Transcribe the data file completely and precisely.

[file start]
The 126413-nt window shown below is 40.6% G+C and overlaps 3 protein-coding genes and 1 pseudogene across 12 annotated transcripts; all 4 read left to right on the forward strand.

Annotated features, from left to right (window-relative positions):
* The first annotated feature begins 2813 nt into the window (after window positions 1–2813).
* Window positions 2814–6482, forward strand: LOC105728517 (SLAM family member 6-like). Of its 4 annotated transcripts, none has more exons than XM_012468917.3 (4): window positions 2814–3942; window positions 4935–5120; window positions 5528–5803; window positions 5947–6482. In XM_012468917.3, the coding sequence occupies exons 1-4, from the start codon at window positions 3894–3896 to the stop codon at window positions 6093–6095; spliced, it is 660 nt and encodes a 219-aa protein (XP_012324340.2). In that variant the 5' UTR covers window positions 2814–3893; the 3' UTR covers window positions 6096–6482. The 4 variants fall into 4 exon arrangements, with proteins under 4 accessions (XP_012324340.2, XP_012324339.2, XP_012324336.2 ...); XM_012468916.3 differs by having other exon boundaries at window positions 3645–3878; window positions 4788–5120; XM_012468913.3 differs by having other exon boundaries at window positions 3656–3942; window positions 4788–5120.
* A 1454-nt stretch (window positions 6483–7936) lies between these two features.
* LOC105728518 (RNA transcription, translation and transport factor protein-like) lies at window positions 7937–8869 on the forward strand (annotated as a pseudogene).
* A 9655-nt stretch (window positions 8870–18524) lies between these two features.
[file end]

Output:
The 126413-nt window shown below is 40.6% G+C and overlaps 3 protein-coding genes and 1 pseudogene across 12 annotated transcripts; all 4 read left to right on the forward strand.

Annotated features, from left to right (window-relative positions):
* The first annotated feature begins 2813 nt into the window (after window positions 1–2813).
* Window positions 2814–6482, forward strand: LOC105728517 (SLAM family member 6-like). Of its 4 annotated transcripts, none has more exons than XM_012468917.3 (4): window positions 2814–3942; window positions 4935–5120; window positions 5528–5803; window positions 5947–6482. In XM_012468917.3, the coding sequence occupies exons 1-4, from the start codon at window positions 3894–3896 to the stop codon at window positions 6093–6095; spliced, it is 660 nt and encodes a 219-aa protein (XP_012324340.2). In that variant the 5' UTR covers window positions 2814–3893; the 3' UTR covers window positions 6096–6482. The 4 variants fall into 4 exon arrangements, with proteins under 4 accessions (XP_012324340.2, XP_012324339.2, XP_012324336.2 ...); XM_012468916.3 differs by having other exon boundaries at window positions 3645–3878; window positions 4788–5120; XM_012468913.3 differs by having other exon boundaries at window positions 3656–3942; window positions 4788–5120.
* A 1454-nt stretch (window positions 6483–7936) lies between these two features.
* LOC105728518 (RNA transcription, translation and transport factor protein-like) lies at window positions 7937–8869 on the forward strand (annotated as a pseudogene).
* A 9655-nt stretch (window positions 8870–18524) lies between these two features.